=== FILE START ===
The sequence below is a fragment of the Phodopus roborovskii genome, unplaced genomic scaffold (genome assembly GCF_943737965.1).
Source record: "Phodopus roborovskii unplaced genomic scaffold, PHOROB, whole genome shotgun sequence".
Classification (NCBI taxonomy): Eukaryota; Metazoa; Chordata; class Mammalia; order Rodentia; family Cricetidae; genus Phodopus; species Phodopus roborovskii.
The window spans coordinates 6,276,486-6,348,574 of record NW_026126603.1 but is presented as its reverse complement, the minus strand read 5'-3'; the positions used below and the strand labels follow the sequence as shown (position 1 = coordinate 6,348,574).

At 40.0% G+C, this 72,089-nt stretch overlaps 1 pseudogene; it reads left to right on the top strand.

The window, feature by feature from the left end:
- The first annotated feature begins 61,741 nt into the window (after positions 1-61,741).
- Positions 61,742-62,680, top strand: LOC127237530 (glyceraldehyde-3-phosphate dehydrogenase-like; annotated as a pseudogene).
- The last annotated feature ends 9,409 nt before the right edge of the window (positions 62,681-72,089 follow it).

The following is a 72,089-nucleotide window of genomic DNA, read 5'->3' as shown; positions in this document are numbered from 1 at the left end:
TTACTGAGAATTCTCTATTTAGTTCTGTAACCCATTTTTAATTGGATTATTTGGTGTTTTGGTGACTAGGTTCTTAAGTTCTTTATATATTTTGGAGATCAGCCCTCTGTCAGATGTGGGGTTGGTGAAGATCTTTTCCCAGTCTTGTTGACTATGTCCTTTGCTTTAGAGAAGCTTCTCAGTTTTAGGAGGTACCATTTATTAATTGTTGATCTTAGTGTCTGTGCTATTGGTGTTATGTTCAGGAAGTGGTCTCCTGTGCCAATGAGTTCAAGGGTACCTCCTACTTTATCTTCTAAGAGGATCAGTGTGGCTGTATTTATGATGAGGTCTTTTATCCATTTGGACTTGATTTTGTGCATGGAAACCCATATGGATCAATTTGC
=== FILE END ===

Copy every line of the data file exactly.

The sequence below is a fragment of the Phodopus roborovskii genome, unplaced genomic scaffold (genome assembly GCF_943737965.1).
Source record: "Phodopus roborovskii unplaced genomic scaffold, PHOROB, whole genome shotgun sequence".
Classification (NCBI taxonomy): Eukaryota; Metazoa; Chordata; class Mammalia; order Rodentia; family Cricetidae; genus Phodopus; species Phodopus roborovskii.
The window spans coordinates 6,276,486-6,348,574 of record NW_026126603.1 but is presented as its reverse complement, the minus strand read 5'-3'; the positions used below and the strand labels follow the sequence as shown (position 1 = coordinate 6,348,574).

At 40.0% G+C, this 72,089-nt stretch overlaps 1 pseudogene; it reads left to right on the top strand.

The window, feature by feature from the left end:
- The first annotated feature begins 61,741 nt into the window (after positions 1-61,741).
- Positions 61,742-62,680, top strand: LOC127237530 (glyceraldehyde-3-phosphate dehydrogenase-like; annotated as a pseudogene).
- The last annotated feature ends 9,409 nt before the right edge of the window (positions 62,681-72,089 follow it).

The following is a 72,089-nucleotide window of genomic DNA, read 5'->3' as shown; positions in this document are numbered from 1 at the left end:
TTACTGAGAATTCTCTATTTAGTTCTGTAACCCATTTTTAATTGGATTATTTGGTGTTTTGGTGACTAGGTTCTTAAGTTCTTTATATATTTTGGAGATCAGCCCTCTGTCAGATGTGGGGTTGGTGAAGATCTTTTCCCAGTCTTGTTGACTATGTCCTTTGCTTTAGAGAAGCTTCTCAGTTTTAGGAGGTACCATTTATTAATTGTTGATCTTAGTGTCTGTGCTATTGGTGTTATGTTCAGGAAGTGGTCTCCTGTGCCAATGAGTTCAAGGGTACCTCCTACTTTATCTTCTAAGAGGATCAGTGTGGCTGTATTTATGATGAGGTCTTTTATCCATTTGGACTTGATTTTGTGCATGGAAACCCATATGGATCAATTTGC